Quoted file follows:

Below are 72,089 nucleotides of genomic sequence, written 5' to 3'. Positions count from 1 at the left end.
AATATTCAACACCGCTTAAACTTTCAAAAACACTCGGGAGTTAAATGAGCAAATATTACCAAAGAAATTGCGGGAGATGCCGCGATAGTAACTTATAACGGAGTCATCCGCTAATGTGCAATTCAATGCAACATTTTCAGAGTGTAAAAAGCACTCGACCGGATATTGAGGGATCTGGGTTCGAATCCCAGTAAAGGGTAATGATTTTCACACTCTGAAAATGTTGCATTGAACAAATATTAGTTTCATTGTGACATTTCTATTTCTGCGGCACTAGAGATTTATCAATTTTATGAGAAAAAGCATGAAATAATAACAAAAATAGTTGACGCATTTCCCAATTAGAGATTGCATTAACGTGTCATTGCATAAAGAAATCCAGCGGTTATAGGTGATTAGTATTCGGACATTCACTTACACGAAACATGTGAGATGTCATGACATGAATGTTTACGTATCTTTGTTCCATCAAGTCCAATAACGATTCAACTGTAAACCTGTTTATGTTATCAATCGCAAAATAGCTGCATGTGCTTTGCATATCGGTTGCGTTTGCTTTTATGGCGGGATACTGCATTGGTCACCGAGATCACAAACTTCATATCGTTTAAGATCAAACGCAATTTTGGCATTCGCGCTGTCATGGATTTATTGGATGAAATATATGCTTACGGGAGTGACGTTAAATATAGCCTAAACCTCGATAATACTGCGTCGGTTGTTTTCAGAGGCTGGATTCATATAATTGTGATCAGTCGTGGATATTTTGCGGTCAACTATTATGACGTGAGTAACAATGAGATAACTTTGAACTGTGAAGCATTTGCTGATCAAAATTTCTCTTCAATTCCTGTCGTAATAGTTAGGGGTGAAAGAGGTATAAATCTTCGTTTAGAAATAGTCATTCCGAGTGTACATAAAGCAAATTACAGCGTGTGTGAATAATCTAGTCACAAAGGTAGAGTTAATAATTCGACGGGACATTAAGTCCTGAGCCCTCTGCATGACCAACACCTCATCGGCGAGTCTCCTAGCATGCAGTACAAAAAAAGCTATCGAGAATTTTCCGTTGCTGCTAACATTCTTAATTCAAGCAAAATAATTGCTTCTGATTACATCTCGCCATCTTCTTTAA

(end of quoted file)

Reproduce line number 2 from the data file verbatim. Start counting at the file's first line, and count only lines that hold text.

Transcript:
AATATTCAACACCGCTTAAACTTTCAAAAACACTCGGGAGTTAAATGAGCAAATATTACCAAAGAAATTGCGGGAGATGCCGCGATAGTAACTTATAACGGAGTCATCCGCTAATGTGCAATTCAATGCAACATTTTCAGAGTGTAAAAAGCACTCGACCGGATATTGAGGGATCTGGGTTCGAATCCCAGTAAAGGGTAATGATTTTCACACTCTGAAAATGTTGCATTGAACAAATATTAGTTTCATTGTGACATTTCTATTTCTGCGGCACTAGAGATTTATCAATTTTATGAGAAAAAGCATGAAATAATAACAAAAATAGTTGACGCATTTCCCAATTAGAGATTGCATTAACGTGTCATTGCATAAAGAAATCCAGCGGTTATAGGTGATTAGTATTCGGACATTCACTTACACGAAACATGTGAGATGTCATGACATGAATGTTTACGTATCTTTGTTCCATCAAGTCCAATAACGATTCAACTGTAAACCTGTTTATGTTATCAATCGCAAAATAGCTGCATGTGCTTTGCATATCGGTTGCGTTTGCTTTTATGGCGGGATACTGCATTGGTCACCGAGATCACAAACTTCATATCGTTTAAGATCAAACGCAATTTTGGCATTCGCGCTGTCATGGATTTATTGGATGAAATATATGCTTACGGGAGTGACGTTAAATATAGCCTAAACCTCGATAATACTGCGTCGGTTGTTTTCAGAGGCTGGATTCATATAATTGTGATCAGTCGTGGATATTTTGCGGTCAACTATTATGACGTGAGTAACAATGAGATAACTTTGAACTGTGAAGCATTTGCTGATCAAAATTTCTCTTCAATTCCTGTCGTAATAGTTAGGGGTGAAAGAGGTATAAATCTTCGTTTAGAAATAGTCATTCCGAGTGTACATAAAGCAAATTACAGCGTGTGTGAATAATCTAGTCACAAAGGTAGAGTTAATAATTCGACGGGACATTAAGTCCTGAGCCCTCTGCATGACCAACACCTCATCGGCGAGTCTCCTAGCATGCAGTACAAAAAAAGCTATCGAGAATTTTCCGTTGCTGCTAACATTCTTAATTCAAGCAAAATAATTGCTTCTGATTACATCTCGCCATCTTCTTTAA